-Romania was the top producer of honey in all of the EU last year, producing around 35,000 tons of honey! The EU distributes funds to beekeepers in Europe depending on how many hives are in each country. In 2014 and 2015, it was 66.2 million Euros that were distributed. Never knew Romania was a big honey producer.
-Romania’s currency is Leu, which means “Lion” in english. $1 USD is a little over 4 Leu.
-Romania is the most gold-rich country in Europe, and in the small city of Brad, they have a gold museum.
-The city of Timisoara was the first city in continental Europe to be lit by electric street lamps, in 1884. Second in the world, after New York City.
I’m also stopping myself from pasting all kinds of pictures of Romania in here, because this post would go on forever, but if you have a moment to look up Romania, just image search it. IT’S SO PRETTY.
Ok. Recipe time!
Since this bread is made of two separate recipes, I will give you the links, so I encourage you to check those out. But I’ll copy them both below into one, with the proper amounts (since the bread recipe needs to be halved for Pasca).
Here is the recipe for the bread (Cozonac bread)
Here is the recipe for the filling/assembly of a Pasca
For the bread:
- 500g flour
- 150 g sugar
- 250 ml milk
- 3 eggs
- 100 g butter
- 25 g fresh yeast (I used dry active)
- 1/2 teaspoon vanilla
- 1/2 teaspoon salt
- 1-2 spoons sunflower oil (i used vegetable oil)
- 500 grams ricotta (I used cream cheese)
- 2 tablespoons soft butter
- 1/4 cup granulated sugar
- 3 large egg yolks + 1 large egg yolk, slightly beaten
- 1 tablespoon flour
- 1/4 teaspoon vanilla
- pinch salt
- 100 grams light or dark raisins (I used crasins)
Begin by separating the eggs, put aside the egg yolks and the egg whites. Warm the milk on medium heat. When the milk is warm, remove about 3 tablespoons and continue heating the milk. Place 3 tablespoons of milk in a small bowl, add the yeast, 1 teaspoon of sugar and a about 1 teaspoon of flour. Mix until it is the consistency of a thick cream, cover and set aside for about 5 minutes.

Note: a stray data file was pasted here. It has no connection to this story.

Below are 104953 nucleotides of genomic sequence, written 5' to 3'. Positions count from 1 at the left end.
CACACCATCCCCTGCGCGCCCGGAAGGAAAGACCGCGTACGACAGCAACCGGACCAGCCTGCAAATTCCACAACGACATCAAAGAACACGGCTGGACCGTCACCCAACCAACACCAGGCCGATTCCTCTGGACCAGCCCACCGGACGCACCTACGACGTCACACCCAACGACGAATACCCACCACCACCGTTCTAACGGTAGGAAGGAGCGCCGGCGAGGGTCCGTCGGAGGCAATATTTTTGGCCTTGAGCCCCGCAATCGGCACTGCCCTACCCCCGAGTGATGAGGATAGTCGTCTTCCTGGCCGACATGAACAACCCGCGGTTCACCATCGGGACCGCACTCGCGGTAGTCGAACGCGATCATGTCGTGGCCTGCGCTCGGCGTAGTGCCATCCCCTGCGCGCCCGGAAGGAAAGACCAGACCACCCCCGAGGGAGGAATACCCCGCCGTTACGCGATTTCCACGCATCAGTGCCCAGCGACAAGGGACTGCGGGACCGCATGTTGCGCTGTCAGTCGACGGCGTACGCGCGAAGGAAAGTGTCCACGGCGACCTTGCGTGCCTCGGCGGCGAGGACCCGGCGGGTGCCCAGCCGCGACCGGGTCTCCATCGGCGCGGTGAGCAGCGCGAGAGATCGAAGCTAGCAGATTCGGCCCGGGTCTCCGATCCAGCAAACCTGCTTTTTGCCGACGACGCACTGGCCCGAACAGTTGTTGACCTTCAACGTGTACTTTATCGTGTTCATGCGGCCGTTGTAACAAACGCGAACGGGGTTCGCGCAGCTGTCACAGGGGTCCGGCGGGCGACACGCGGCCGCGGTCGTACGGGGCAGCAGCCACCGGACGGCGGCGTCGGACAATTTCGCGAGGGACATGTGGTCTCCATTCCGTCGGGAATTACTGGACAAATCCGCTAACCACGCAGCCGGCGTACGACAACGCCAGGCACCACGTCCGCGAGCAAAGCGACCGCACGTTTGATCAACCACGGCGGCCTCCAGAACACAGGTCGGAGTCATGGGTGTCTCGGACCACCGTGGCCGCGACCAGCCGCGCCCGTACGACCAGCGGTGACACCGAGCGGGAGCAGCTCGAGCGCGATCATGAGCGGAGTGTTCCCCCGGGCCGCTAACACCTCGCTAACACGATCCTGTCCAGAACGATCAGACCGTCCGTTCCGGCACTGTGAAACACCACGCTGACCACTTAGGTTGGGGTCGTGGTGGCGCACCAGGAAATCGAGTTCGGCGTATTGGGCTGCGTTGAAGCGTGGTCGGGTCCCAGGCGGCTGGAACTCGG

Once the milk comes to a boil, remove it from the heat. Add the vanilla, mix and set aside. In a large bowl, mix together the sugar, egg yolks and salt. Slowly stir the warm milk into the sugar and egg mixture and mix well. Then stir in the yeast mixture and 3 egg whites. Gradually add the remaining flour until it forms a dough, using all the flour.
Transfer the dough onto a lightly floured surface and knead. In a small pan, begin by melting the butter and then stir in the oil. Once melted, slowly add the mixture of warm butter and oil until the dough forms bubbles and easily comes off the hands. Cover bowl with a towel and let rise in a warm, draft free place until it has tripled in bulk.
Heat oven to 180 ℃/350 F. Beat cheese with a mixer and add all the ingredients except the raisins. Beat until smooth, add raisins and mix again.
Coat a 25 cm round pan with cooking spray or butter. Roll out half of the dough and line the bottom of the prepared pan. With the other half of the dough make 3 long ropes and braid them together. Place it around the edge of the dough. Cover with greased plastic wrap and let sit in a warm place for 1 hour.
When dough has risen, pour in the cheese filling, making sure it doesn’t go over the edges. Bake for 1 hour. Cool on a wire rack and then remove from pan.